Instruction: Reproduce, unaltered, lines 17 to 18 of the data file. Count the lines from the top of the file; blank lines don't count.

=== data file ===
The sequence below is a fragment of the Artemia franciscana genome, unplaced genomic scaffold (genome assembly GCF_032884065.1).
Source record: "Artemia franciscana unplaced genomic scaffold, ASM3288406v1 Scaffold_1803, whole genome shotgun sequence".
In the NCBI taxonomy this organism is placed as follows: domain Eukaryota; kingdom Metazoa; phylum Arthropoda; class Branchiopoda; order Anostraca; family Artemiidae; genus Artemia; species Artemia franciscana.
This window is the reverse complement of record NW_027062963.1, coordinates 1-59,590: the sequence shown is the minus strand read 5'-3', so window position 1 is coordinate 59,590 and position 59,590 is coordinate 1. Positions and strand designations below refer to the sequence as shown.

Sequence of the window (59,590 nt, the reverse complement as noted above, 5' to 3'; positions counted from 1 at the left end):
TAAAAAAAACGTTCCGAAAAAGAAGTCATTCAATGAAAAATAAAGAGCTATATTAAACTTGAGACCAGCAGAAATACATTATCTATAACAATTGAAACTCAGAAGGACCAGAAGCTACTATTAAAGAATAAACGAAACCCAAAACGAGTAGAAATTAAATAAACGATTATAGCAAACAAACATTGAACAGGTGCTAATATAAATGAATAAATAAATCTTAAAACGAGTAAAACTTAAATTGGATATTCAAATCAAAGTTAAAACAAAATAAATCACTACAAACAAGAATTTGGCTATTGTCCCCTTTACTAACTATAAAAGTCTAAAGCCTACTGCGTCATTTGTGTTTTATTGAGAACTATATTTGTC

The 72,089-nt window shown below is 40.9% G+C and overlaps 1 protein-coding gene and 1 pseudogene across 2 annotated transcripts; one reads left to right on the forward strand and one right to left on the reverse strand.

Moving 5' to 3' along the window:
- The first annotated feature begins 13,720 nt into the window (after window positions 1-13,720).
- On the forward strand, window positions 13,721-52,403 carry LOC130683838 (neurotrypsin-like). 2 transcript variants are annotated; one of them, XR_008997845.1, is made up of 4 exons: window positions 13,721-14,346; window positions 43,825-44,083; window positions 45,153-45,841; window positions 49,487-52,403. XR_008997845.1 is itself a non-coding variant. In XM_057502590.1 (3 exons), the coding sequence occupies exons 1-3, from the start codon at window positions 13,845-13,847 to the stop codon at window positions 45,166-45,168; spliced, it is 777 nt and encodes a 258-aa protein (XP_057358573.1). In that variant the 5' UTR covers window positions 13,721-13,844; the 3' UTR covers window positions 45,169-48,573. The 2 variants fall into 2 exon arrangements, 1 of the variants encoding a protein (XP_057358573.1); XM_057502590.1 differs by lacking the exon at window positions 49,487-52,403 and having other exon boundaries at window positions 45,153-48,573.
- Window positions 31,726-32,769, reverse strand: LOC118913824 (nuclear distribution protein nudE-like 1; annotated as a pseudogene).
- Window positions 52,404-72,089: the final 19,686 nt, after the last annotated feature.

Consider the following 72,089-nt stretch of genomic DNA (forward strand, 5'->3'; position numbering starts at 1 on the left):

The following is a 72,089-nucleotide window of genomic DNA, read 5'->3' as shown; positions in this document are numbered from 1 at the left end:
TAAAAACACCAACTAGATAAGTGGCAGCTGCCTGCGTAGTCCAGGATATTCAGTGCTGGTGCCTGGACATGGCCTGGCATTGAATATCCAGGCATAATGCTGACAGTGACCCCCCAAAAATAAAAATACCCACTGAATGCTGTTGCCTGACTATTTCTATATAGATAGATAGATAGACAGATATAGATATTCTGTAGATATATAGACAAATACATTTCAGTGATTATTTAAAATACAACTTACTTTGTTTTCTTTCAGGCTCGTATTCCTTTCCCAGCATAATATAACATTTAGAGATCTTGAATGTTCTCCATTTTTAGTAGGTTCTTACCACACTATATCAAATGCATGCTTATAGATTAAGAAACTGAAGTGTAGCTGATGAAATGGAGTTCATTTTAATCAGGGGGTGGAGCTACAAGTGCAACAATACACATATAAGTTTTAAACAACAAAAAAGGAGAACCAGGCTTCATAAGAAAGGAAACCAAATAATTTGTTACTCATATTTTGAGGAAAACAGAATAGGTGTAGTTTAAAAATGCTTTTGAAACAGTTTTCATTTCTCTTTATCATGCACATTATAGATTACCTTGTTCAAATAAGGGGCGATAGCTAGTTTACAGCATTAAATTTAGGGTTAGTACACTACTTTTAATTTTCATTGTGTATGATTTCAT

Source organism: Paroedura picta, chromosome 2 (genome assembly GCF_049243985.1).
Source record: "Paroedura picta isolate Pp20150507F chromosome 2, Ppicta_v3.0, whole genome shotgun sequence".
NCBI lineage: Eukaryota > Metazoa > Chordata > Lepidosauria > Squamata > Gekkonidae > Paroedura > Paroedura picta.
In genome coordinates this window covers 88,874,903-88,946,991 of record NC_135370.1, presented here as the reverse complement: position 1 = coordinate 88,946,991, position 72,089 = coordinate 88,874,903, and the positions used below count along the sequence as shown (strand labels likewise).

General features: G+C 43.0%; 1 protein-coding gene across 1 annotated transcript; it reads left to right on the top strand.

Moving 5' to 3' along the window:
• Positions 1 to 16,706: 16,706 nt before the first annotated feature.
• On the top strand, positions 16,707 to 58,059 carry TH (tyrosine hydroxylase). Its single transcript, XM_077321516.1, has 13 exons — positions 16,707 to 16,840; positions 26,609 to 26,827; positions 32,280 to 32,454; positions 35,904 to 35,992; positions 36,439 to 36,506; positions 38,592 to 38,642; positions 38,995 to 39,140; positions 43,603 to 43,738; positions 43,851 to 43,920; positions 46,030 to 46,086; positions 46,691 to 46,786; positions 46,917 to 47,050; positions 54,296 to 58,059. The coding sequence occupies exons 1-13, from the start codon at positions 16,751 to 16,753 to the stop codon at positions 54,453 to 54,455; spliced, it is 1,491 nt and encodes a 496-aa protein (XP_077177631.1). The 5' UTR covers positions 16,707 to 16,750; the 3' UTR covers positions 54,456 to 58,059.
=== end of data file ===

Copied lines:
Source record: "Paroedura picta isolate Pp20150507F chromosome 2, Ppicta_v3.0, whole genome shotgun sequence".
NCBI lineage: Eukaryota > Metazoa > Chordata > Lepidosauria > Squamata > Gekkonidae > Paroedura > Paroedura picta.